Betsabé Véliz Merino of YMCA Peru and Serena Huang of YMCA Tainan in Taiwan, two members of Solution Teams created from the October 2020 YMCA Youth-Led Solutions Summit on Climate Action, shared online their stories and the impact on their local communities of the recycling initiatives they launched. “We have learned the value of innovation”, they said.

To close the Summit, Daisy Moran a volunteer from Y-USA and the World YMCA Youth Board Member at the Global Youth Mobilization, said: “This event has inspired us to innovate, and to become creative about the ways we support each other and the communities around us. It has taught us an important lesson about being interested in others. We need to enable more young people to engage more profoundly in decision-making, and make sure that all communities are connected, regardless of where you are in the world. We need to be ready for a new and changing job-market.”

What’s next?

World YMCA President Patricia Pelton concluded the event: “From the bottom of my heart: thank you all and well done. But this is only the beginning.  This is the moment when the term ‘youth-led solutions’ really kicks in, when we hear the things you want to do to meet employment challenges for young people in your communities.”

She indicated a sum of some USD 150,000 available for seed-funding projects, and set out timelines.

  • By 10 July, project proposals received.
  • Selected projects will be announced at the beginning of September.
  • By the end of August 2022, the projects are expected to be finished. They will be presented at the YMCA World Council in Denmark, in July 2022.

So now it’s time for you to get an idea, to form a team and to apply. Best of luck to all the participants!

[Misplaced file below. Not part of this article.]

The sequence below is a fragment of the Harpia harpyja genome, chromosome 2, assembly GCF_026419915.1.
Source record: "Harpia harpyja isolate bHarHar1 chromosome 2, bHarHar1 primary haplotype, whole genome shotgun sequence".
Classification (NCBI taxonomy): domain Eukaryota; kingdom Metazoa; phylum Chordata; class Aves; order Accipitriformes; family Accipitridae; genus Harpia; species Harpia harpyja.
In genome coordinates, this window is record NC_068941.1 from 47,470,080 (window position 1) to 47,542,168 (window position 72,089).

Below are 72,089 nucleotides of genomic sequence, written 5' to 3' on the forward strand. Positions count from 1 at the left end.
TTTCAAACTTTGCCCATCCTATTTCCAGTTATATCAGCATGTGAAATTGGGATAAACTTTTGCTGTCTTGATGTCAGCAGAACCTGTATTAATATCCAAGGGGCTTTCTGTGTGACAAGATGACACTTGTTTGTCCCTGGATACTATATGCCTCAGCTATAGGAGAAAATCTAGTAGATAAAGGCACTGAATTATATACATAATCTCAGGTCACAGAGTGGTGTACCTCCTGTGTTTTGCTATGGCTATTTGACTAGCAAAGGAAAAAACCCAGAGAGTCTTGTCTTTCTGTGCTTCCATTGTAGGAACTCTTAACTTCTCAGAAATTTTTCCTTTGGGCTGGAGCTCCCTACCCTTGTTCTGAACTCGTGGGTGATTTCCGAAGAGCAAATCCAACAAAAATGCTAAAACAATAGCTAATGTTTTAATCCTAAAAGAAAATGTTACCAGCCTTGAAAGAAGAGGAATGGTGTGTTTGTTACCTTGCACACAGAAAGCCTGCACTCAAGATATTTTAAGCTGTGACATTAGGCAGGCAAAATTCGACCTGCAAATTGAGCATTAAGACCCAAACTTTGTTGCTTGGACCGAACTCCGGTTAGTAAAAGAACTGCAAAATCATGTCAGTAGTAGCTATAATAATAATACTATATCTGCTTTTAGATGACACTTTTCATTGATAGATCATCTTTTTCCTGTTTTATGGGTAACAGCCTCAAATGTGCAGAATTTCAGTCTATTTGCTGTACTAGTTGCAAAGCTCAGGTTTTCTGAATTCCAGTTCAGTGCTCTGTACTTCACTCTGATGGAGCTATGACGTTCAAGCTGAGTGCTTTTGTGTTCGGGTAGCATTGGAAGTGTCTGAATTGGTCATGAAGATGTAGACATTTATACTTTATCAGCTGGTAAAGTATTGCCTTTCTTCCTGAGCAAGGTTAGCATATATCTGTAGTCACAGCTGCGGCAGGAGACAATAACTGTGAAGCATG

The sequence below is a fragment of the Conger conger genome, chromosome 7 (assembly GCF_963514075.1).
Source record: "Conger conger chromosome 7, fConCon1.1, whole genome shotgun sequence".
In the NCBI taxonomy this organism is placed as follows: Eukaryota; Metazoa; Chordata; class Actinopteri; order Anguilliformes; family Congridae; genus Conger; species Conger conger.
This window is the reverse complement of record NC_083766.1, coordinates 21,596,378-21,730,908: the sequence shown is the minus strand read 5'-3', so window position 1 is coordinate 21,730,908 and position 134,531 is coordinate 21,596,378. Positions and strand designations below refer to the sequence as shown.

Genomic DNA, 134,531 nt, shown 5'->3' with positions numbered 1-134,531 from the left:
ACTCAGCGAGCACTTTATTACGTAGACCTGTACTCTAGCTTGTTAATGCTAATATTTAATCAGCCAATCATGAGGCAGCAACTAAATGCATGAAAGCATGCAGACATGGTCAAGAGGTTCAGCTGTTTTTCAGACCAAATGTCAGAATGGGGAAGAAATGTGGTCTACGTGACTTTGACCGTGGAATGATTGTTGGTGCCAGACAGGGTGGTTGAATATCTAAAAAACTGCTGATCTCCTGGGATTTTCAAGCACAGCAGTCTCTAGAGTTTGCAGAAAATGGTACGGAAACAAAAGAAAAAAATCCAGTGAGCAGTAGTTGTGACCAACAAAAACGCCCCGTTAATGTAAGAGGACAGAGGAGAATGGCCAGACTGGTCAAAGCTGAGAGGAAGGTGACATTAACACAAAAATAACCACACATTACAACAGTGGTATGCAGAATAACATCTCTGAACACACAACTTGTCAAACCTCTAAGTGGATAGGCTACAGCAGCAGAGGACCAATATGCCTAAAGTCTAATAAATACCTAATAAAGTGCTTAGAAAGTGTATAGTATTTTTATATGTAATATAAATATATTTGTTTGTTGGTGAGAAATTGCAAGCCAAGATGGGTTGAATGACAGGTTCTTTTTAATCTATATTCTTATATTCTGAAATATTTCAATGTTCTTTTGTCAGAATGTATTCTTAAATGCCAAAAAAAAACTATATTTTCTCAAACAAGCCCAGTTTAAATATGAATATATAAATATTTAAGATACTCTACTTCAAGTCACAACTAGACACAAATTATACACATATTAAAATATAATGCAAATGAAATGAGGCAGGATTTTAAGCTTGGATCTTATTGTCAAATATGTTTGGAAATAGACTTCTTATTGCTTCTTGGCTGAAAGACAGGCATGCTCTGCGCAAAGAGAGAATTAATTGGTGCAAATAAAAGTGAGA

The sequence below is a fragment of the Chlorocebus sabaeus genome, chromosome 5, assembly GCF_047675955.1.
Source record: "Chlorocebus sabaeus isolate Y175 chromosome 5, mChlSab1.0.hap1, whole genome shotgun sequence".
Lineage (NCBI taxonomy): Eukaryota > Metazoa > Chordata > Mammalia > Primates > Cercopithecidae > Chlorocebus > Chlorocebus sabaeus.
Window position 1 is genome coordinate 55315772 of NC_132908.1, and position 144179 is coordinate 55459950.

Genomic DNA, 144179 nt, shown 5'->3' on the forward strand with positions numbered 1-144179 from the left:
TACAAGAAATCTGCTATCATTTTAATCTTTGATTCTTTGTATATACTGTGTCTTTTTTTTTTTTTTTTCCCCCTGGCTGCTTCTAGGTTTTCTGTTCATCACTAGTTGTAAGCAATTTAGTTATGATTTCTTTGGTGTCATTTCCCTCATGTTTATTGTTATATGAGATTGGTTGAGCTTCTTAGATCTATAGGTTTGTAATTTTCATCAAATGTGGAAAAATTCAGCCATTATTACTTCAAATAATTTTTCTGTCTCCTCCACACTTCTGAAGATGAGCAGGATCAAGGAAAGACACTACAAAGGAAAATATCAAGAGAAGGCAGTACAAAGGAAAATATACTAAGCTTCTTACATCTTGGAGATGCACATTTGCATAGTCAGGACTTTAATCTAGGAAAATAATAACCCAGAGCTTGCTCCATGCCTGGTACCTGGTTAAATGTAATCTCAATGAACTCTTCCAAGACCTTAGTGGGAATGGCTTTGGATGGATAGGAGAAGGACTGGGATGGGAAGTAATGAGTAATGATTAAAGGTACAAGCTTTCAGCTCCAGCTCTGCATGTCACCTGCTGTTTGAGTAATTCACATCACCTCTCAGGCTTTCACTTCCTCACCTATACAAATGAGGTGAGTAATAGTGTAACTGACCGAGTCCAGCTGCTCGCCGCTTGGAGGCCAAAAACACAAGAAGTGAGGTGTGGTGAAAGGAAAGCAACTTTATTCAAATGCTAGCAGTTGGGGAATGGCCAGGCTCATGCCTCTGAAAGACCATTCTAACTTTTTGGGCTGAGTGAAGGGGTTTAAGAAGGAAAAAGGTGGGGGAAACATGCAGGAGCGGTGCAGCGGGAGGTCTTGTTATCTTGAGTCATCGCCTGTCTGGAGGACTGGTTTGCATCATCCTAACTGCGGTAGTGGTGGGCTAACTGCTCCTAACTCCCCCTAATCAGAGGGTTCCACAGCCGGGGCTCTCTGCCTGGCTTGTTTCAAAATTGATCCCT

Breakout sessions Day 3

  • Roundtable Discussion: Seizing opportunity and doing what inspires you most with Blossom Accelerator
  • Workshop: A livelihood experts introduction to a toolkit on youth-led market assessments for practitioners
  • Workshop: The Global Opportunity Youth Network: Tapping into the creative economy for youth employment
  • Roundtable Discussion: ‘A university degree isn’t the only pathway to career success’
  • Breakout Panel: Youth employment in a post-pandemic world – exploring policy solutions to empower young people
  • Workshop: How to use diversity and inclusion to foster innovation
  • Workshop: TRANSform Peru with Kaory: A theory of change approach for practitioners
  • Workshop: Universal Music Group – how ‘°1824’ fuels the global music industry’s future
  • Breakout Panel: Youth, Jobs in the Creative Economy, and the Future of Work
  • Workshop: What digital skills do companies look for from Generation E? With Junior Achievement and Avande.

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I’m happy to be part of this wonderful forum. Watching from Sierra Leone (Andrew Banjoe M.)